Most people would agree ratings agencies had something to do with the housing boom and bust. Raters slapped investment-grade ratings on debt that was anything but investment-grade.
Then the housing market blew up. The Great Recession unfolded. We all know this story. Ratings agencies drew some criticism, and some argued the industry had too much power. Not all that much has changed, though – ratings agencies still run the world.
The Worst Combination
There are only three major credit ratings agencies – Fitch, Standard and Poor’s, and Moody’s. All three are responsible for rating the overwhelming majority of publicly-traded debt issued by businesses or governments.
The ratings agencies carry incredible clout, but not just in their ratings. In fact, I’d say their ratings are just a minute detail compared to the true power they have: influencing indexes and the movement of investment capital.
It takes two to tango. Bond indexes use rules-based systems in which two investment-grade ratings propel a company’s debt to investment-grade indexes. The agencies provide the ratings, which are used to select component debt issues.
How Ratings Agencies Control the World
Ford Motor (F) recently earned investment-grade ratings from two agencies, giving us the opportunity to test the power of the big three. While solidly in junk status, Ford Motor bonds paid investors 3.99% more than US Treasuries of the same duration.
One month and one upgrade to investment-grade later, Ford bonds offered a yield only 2.38% higher than US Treasuries. Less than three weeks later, Ford received another investment-grade rating, meaning its debt would join popular bond indexes. Ford’s debt yields plummeted to 1.89% the same day it happened.
Let’s make something very clear: there were no fundamental changes to the business during this two month period.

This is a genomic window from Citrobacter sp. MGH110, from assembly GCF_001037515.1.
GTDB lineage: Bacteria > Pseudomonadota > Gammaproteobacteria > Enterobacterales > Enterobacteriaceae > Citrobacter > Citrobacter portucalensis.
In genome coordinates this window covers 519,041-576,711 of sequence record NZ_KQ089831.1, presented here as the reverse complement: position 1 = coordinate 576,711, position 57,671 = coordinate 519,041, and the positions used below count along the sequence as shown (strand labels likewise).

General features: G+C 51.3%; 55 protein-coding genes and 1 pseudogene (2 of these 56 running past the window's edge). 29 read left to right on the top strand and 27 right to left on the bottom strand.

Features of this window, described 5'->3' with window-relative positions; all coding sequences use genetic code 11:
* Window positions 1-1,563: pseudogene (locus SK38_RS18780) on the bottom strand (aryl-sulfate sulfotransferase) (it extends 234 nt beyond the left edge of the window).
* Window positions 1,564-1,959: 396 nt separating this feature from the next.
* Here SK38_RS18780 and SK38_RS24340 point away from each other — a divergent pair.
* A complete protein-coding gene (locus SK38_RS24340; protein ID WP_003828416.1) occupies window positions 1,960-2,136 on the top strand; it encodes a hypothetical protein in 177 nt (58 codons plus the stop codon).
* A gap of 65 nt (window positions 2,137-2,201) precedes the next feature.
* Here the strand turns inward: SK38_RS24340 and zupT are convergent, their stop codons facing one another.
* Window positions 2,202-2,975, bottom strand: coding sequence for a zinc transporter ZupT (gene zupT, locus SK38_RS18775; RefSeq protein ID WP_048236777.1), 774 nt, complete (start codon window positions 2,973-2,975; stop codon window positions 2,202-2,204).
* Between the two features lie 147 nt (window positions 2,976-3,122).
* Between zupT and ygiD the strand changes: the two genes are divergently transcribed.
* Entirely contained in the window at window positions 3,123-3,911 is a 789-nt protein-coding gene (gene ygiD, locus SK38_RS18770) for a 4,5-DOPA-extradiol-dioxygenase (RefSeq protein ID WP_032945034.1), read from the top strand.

Ford’s credit rating was the only variable – two investment-grade ratings meant Ford could join popular bond indexes. Yields on Ford debt plummeted by 2.1% in less than two months, a huge change based only on what two companies thought of Ford’s creditworthiness.
The Most Valuable Rubber Stamp
The ratings agencies wield the world’s most powerful rubber stamp. When you look at a firm like Ford Motor Company, which has long-term debt of more than $100 billion (most of which comes from its auto financing arm), a stamp of approval from the ratings agencies is worth $2.1 billion per year to the firm when it refinances all of its debt at a lower rate.
It all comes down to the way asset management works. An analyst who spoke to Bloomberg said it best, “Most fixed-income guys are mindful of what index they’re being measured against.” To put it more directly: asset managers had to buy Ford debt to keep the pace with their index, all because the ratings agencies bumped up the company’s credit rating.
Relate this to your own finances. Imagine for a moment that, with no change in your financial standing, your credit score were to go from 550 to 700, and you were able to refinance an existing mortgage at a 2.1% discount to its original interest rate. It’s insane, but it is what it is – credit rating companies in every industry carry incredibly clout.